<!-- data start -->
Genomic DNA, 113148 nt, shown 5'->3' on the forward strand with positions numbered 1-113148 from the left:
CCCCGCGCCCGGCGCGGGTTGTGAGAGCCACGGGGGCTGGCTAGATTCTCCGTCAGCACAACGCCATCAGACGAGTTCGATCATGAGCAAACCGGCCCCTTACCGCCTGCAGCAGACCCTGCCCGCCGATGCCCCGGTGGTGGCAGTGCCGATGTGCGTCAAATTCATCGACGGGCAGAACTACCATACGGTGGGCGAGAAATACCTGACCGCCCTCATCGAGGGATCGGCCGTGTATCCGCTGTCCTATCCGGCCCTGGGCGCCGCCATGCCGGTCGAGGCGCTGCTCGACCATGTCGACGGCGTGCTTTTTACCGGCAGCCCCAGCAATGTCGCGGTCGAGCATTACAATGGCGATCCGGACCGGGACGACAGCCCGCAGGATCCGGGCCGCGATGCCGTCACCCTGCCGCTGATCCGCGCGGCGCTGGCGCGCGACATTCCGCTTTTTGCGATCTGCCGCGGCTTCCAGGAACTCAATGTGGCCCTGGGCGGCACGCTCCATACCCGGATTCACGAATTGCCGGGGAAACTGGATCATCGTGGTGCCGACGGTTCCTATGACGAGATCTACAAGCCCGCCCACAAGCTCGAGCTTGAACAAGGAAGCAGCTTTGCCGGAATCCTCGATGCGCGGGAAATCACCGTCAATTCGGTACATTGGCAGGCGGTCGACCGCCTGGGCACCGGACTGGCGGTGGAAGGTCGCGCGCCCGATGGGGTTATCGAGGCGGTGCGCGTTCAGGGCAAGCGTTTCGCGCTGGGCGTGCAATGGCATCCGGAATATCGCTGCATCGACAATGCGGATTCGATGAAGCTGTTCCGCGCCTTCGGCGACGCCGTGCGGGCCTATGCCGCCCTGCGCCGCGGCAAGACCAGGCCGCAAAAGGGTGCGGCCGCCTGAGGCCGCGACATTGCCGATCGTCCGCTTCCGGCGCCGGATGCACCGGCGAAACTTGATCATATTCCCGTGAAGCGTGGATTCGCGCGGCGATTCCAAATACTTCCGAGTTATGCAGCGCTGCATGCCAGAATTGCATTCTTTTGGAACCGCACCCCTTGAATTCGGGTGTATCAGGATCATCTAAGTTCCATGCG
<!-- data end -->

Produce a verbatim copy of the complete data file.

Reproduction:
Genomic DNA, 113148 nt, shown 5'->3' on the forward strand with positions numbered 1-113148 from the left:
CCCCGCGCCCGGCGCGGGTTGTGAGAGCCACGGGGGCTGGCTAGATTCTCCGTCAGCACAACGCCATCAGACGAGTTCGATCATGAGCAAACCGGCCCCTTACCGCCTGCAGCAGACCCTGCCCGCCGATGCCCCGGTGGTGGCAGTGCCGATGTGCGTCAAATTCATCGACGGGCAGAACTACCATACGGTGGGCGAGAAATACCTGACCGCCCTCATCGAGGGATCGGCCGTGTATCCGCTGTCCTATCCGGCCCTGGGCGCCGCCATGCCGGTCGAGGCGCTGCTCGACCATGTCGACGGCGTGCTTTTTACCGGCAGCCCCAGCAATGTCGCGGTCGAGCATTACAATGGCGATCCGGACCGGGACGACAGCCCGCAGGATCCGGGCCGCGATGCCGTCACCCTGCCGCTGATCCGCGCGGCGCTGGCGCGCGACATTCCGCTTTTTGCGATCTGCCGCGGCTTCCAGGAACTCAATGTGGCCCTGGGCGGCACGCTCCATACCCGGATTCACGAATTGCCGGGGAAACTGGATCATCGTGGTGCCGACGGTTCCTATGACGAGATCTACAAGCCCGCCCACAAGCTCGAGCTTGAACAAGGAAGCAGCTTTGCCGGAATCCTCGATGCGCGGGAAATCACCGTCAATTCGGTACATTGGCAGGCGGTCGACCGCCTGGGCACCGGACTGGCGGTGGAAGGTCGCGCGCCCGATGGGGTTATCGAGGCGGTGCGCGTTCAGGGCAAGCGTTTCGCGCTGGGCGTGCAATGGCATCCGGAATATCGCTGCATCGACAATGCGGATTCGATGAAGCTGTTCCGCGCCTTCGGCGACGCCGTGCGGGCCTATGCCGCCCTGCGCCGCGGCAAGACCAGGCCGCAAAAGGGTGCGGCCGCCTGAGGCCGCGACATTGCCGATCGTCCGCTTCCGGCGCCGGATGCACCGGCGAAACTTGATCATATTCCCGTGAAGCGTGGATTCGCGCGGCGATTCCAAATACTTCCGAGTTATGCAGCGCTGCATGCCAGAATTGCATTCTTTTGGAACCGCACCCCTTGAATTCGGGTGTATCAGGATCATCTAAGTTCCATGCG